• Music dramatically boosted for Necros’ fight with Green 4. The music was distractingly quiet beforehand and was a detriment to the scene.
• Micro trims and music boosts applied to Necros kidnapping Koskov, to improve the pace.
• Sped up and added a whistle sound effect to Bond’s whistle joke during Q’s demonstration so that it doesn’t come across so awkwardly.
• Micro trim to Bond and Moneypenny’s discussion of Kara.
• Music boost to part of the scene where the KGB take Kara away, and trimmed the end of this scene to not linger for so long.
• Recut the whole bathroom scene for pacing and so that the bathroom attendant gag doesn’t go on for so long.
• Cut the KGB car parking outside of Kara’s apartment, and extended the music accordingly. We don’t need to see the KGB before she does.
• Micro trim to Bond and Kara leaving the apartment as the KGB henchman watches.
• Recut Bond and Kara escaping in the Aston so that we see the KGB henchman’s discovery before they go to collect Kara’s cello. The telephone box gag lands better when it isn’t interrupted by another joke.
• Cut Bond’s stilted “atmospheric anomaly” one-liner.
• Cut Bond using the laser on the Aston to cut apart the police car. While the whole action sequence shows off the Aston’s gadgets, this came across as a little too comical. The action sequence now begins with the roadblocks being formed, and the score has been adjusted accordingly.
• Music boosts applied sporadically through the ice lake chase and cello sled chase.
• Micro trims and speedup applied to the Aston’s rocket jump, for pacing and to make it look as if the rocket makes it move noticeably faster.
• Cut roughly the first half of the cello sled chase, as per what the score allowed.
• Micro trim to Bond and Kara escaping to Austria.
• Cut Felix Leiter observing Whitaker’s hideout (Felix and his sub-plot are no longer in the film).
• Trimmed Pushkin entering Whitaker’s hideout and Whitaker standing awkwardly amongst his statues. The visual lands better when played quickly and subtly, rather than being tediously focussed upon.
• Silenced Whitaker’s unconvincing “Uh?” and trimmed his reaction when Pushkin declares the weapons order cancelled.
• Cut Whitaker’s line “Lies spread by my competitors!” – unconvincing.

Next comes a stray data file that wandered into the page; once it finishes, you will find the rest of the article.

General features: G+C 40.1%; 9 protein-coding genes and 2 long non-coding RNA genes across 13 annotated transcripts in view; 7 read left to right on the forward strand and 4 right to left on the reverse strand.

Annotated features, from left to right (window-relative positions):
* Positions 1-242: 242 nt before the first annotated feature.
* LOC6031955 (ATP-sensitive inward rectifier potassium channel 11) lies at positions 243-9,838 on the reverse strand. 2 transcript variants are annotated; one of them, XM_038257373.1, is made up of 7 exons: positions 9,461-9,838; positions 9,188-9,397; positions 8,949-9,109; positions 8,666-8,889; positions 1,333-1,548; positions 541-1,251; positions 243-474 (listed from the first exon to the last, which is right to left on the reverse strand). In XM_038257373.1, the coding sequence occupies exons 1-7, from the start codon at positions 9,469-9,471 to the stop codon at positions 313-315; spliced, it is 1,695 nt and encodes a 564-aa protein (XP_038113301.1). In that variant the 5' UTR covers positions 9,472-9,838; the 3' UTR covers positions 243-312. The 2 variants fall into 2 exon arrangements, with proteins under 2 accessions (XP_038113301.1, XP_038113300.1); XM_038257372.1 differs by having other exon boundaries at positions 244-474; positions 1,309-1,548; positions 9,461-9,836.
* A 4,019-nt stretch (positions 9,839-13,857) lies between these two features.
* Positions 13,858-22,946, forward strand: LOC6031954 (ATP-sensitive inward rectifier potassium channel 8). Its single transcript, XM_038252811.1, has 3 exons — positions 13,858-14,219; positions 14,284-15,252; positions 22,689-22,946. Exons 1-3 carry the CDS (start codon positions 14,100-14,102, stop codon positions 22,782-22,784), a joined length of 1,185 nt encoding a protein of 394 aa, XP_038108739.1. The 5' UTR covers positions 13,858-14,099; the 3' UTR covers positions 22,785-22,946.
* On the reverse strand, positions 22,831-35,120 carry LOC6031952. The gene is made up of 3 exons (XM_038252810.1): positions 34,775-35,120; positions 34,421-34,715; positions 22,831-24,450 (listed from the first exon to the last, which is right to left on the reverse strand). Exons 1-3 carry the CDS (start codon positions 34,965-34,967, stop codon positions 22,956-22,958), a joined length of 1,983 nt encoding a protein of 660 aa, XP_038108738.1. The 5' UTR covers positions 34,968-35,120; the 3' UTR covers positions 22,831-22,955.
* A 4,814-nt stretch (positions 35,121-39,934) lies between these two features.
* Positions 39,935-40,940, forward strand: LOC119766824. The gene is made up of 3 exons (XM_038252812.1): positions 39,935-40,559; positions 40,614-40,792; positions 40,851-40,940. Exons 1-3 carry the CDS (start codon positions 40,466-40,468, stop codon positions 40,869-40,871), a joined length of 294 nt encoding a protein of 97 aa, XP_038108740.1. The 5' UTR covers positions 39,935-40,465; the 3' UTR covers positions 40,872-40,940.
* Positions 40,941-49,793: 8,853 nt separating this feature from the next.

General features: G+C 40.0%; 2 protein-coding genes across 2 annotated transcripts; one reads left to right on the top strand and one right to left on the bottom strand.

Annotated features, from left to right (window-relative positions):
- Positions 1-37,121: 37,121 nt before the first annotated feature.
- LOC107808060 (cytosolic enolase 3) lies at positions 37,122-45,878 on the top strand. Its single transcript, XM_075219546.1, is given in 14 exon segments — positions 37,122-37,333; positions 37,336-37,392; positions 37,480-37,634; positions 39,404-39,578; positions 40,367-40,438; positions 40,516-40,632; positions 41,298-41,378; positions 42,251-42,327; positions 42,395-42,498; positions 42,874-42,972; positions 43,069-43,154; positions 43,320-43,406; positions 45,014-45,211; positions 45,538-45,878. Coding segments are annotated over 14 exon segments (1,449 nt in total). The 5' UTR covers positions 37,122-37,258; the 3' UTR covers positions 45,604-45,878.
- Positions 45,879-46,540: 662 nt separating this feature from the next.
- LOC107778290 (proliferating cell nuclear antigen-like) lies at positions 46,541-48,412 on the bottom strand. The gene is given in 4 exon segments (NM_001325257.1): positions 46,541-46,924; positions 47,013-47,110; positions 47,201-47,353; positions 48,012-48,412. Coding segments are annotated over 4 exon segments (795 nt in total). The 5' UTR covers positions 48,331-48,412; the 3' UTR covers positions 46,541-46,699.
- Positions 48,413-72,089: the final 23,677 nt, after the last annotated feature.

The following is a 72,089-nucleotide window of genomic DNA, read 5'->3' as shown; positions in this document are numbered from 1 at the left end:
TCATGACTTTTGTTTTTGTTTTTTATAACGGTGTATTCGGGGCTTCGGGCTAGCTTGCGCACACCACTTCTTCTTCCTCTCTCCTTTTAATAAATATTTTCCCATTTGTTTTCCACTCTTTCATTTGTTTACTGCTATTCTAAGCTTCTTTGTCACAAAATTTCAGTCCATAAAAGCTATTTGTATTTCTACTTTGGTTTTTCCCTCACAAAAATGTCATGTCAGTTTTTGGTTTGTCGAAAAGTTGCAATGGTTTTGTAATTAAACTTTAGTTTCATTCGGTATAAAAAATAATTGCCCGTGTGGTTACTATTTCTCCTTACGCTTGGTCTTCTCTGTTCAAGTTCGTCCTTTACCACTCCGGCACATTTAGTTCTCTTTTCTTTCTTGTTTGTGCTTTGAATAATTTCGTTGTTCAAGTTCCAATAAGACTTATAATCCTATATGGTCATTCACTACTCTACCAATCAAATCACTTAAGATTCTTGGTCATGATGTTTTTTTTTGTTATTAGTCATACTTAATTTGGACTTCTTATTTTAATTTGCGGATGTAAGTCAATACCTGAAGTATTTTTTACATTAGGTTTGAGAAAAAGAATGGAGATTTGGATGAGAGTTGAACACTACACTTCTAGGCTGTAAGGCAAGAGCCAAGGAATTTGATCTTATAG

• Shortened the establishing shot of the dancers as Bond and Kara arrive at Schönbrunn Palace.
• Shortened Bond looking on after Kara after he’s made the phone call.
• Micro trim to Bond on the shooting gallery at Prater.
• Removed Bond arranging for the ferris wheel to stop. Understandably it’s a romantic notion, but it comes across as mildly creepy when they haven’t known each other for that long. The scene instead begins with them leaning into one another.
• Removed the street performers when Bond begins tailing Pushkin.
• Trimmed duplicate frames when the KGB henchman bursts into Pushkin’s room.
• Micro trim to Bond interrogating Pushkin.
• Music boosts applied to Bond escaping Pushkin’s “assassination”.
• Removed “harem” shots from Bond’s rooftop escape, keeping the score seamless.
• Removed Bond escaping with the female agents in the red car/meeting with Felix Leiter entirely. It’s reasonable to believe he escaped the authorities by himself after the previous sequence.
• Cut Whitaker mentioning the diamonds after Pushkin’s “assassination” – we don’t need to know about them yet.
• Several cuts made to the ambulance scene to improve pacing.
• Cut Bond saying “That’s not human” upon seeing the frozen heart.
• Cut Koskov’s line about Kara having many talents as she makes coffee.
• Cut a portion of the prison fight, as per what the score allowed.
• Silenced a Mujahadeen troop saying “Supper!” or something similar as they capture Bond and Kara.
• Cut Bond’s line about the Mujahadeen keeping Kara for the harem.
• Cut some of the shots of the Mujahadeen returning triumphantly to the village – we don’t need to know that they’re on Bond and Kara’s side until a little later.
• Cut the Mujahadeen troop beating another soldier/Bond’s line about being invited to dinner.
• Cut Kara asking who the leader of the Snow Leopard Brotherhood is – Bond just straight up tells her instead.
• Cut Kamran’s second line about the Snow Leopard Brotherhood – they’re not relevant to the plot and mentioning them at this stage only confuses things.
• Cut Kamran’s “Women!” gag as Kara rides off, and added some score to make Kara’s departure more triumphant and to add more suspense to Kamran exchanging glances with his troops.
• Big pacing cuts made to Bond riding in the back of the Soviet vehicle – we don’t need to see him setting up the bomb for quite so long.
• Cut Kamran telling Kara to stay behind, as the impression now is that she’s involved in the air base raid. Moved Koskov greeting the Soviet colonel to after this shot to accommodate the score.